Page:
You like server core, I know, I like it to sometimes, especially when there is a domain environment present and you can centralize everything. In a domain environment you can build up a WSUS server in a couple of minutes then use Group Policy to configure the clients to get all the patches from the WSUS server. And you do this from a single computer, your technician computer, but there are networks out there that have just a few servers, and some of them are installed without a GUI, and now the patching process just got a little bit complicated. Patching the core edition of Windows server can be done in multiple ways, and the most popular one is using the built-in server configuration menu.
By typing sconfig in the command prompt it will open the menu where you can do a lot of server configurations.
Right now we are interested to just update the server, so press 6 then Enter.
This will open another window where you need to chose what type of updates you want the tool to check for. If you want to check only for recommended updates go ahead and press R, but I I usually go for all. It’s up to you.
Checking for updates will take a few minutes and at the end you will be presented will all the available updates that apply to the server. Also, you can choose to revoke the operation and not install any updates, install just a single one or install all.
After all the updates were installed you will be asked to reboot the server, so click Yes on the message box button to do so. And that’s it ! Server is patched.
Another way to check for updates and install them is to use a tool like Core Configurator for 2008 R2 or Corefig for Windows server 2012/R2. Just mount the ISO (if you are using the ISO version of the utility not the ZIP one) and run Start_Corefig.wsf or Start_Coreconfig.wsf depending on which of the two utilities are you using.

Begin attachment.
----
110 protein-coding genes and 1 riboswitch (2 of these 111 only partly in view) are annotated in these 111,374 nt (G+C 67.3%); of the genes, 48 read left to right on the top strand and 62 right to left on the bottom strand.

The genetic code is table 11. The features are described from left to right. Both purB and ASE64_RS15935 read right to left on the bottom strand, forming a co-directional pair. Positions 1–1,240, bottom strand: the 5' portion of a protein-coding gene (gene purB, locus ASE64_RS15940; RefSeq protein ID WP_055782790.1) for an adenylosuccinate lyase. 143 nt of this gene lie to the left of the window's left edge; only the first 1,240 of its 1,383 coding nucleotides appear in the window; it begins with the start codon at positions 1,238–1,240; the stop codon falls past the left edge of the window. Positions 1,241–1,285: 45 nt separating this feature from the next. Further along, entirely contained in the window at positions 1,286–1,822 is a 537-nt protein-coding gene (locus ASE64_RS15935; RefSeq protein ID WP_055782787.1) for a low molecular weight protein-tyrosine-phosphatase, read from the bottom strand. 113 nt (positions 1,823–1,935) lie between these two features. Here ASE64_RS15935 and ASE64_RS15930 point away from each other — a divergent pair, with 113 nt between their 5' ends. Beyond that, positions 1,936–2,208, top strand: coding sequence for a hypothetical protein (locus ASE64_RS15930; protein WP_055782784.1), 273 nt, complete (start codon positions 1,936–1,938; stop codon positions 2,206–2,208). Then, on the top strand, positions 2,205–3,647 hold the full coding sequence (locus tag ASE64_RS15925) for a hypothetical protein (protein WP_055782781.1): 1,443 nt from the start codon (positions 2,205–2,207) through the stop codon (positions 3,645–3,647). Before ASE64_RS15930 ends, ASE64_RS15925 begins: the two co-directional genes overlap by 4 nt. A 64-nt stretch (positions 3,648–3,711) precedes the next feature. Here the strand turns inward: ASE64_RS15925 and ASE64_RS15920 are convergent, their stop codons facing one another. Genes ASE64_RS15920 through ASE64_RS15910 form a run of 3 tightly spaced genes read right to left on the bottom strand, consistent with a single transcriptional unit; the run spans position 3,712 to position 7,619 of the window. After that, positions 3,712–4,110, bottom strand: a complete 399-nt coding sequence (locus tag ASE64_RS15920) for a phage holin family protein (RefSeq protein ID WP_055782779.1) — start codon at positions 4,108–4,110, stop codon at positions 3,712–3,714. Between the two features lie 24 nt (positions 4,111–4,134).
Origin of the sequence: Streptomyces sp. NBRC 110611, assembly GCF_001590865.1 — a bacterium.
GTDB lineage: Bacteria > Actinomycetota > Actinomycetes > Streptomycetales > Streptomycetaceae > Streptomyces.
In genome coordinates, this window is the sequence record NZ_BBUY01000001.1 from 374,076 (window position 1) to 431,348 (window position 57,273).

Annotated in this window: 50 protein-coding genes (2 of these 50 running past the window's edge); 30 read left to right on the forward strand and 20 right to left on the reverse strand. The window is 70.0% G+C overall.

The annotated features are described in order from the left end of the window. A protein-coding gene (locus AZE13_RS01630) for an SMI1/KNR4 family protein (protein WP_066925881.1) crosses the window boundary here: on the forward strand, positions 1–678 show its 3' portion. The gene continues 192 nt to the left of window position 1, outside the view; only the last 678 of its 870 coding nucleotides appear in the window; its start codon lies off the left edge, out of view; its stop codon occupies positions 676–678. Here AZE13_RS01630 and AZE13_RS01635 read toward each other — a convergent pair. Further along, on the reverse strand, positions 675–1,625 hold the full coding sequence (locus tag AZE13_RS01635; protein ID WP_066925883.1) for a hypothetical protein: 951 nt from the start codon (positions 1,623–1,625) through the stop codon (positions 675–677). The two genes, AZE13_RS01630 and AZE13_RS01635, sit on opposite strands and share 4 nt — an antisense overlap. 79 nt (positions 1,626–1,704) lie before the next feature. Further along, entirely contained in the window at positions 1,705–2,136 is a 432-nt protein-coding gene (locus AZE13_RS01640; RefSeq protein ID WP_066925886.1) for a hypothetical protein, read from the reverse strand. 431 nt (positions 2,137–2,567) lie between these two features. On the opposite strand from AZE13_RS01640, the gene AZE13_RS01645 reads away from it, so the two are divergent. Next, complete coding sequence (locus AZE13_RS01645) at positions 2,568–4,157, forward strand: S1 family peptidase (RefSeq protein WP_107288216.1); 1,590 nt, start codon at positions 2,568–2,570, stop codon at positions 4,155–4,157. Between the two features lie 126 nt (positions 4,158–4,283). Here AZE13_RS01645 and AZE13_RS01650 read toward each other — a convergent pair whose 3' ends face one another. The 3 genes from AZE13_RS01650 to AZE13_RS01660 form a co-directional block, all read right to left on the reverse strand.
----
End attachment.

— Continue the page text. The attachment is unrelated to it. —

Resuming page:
As you can see, you can change a lot of settings in the OS using this tool, but since we are interested in updates only, click the Control Panel button then Windows Updates.
In the new window that opens click the Check for Updates menu then hit Download updates.
A list of them available for the server will be presented after a few minutes. Check the one(s) you want to install and click the Install Updates button.
After installation you are asked to reboot the server. Click the Restart Now button to do so. After reboot the server will be fully patched containing all the security and critical updates.
This tools is great because you have a nice GUI where you can see all the updates, but there are situations where you can’t run it. Maybe a high security environment, or the server does not have a DVD drive, or something. Plus, during my testing I noticed that installing updates using it takes way more time than using the built in method presented at the beginning of the article.
Manually installing updates takes a lot of time and needs a lot of work, plus you don’t have reporting. Just as a hint, if you have a spare server somewhere, go ahead and install WSUS on it and configure your workgroup clients to get all the updates from that WSUS server. It will be much easier since everything after that happens automatically.
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